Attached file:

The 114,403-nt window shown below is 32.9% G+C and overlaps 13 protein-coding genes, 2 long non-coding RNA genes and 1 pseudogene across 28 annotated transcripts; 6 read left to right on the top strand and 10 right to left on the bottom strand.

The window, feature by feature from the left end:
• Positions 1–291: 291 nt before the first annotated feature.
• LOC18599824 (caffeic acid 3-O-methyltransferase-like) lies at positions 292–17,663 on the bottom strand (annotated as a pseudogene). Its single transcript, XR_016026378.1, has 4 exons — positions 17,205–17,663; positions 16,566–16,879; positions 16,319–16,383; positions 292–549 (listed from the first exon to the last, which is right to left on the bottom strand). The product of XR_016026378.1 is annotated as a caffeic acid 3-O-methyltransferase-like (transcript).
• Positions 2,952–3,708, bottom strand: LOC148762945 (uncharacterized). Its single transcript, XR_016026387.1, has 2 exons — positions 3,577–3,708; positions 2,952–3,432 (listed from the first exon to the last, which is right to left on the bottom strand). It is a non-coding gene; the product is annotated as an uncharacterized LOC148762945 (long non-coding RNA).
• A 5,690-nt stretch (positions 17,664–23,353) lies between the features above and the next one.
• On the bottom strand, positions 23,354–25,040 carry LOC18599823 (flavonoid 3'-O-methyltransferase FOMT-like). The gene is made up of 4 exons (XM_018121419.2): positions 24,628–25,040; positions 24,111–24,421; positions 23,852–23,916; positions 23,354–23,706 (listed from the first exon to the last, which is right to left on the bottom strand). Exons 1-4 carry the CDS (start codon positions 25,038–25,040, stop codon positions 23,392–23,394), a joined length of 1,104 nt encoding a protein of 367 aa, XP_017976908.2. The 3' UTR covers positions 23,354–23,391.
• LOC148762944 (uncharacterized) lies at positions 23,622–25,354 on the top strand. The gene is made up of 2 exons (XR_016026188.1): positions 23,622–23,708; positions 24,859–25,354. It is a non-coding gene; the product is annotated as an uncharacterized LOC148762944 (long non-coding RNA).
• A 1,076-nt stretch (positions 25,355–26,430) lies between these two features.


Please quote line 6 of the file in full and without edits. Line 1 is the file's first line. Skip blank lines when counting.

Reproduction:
• A 5,690-nt stretch (positions 17,664–23,353) lies between the features above and the next one.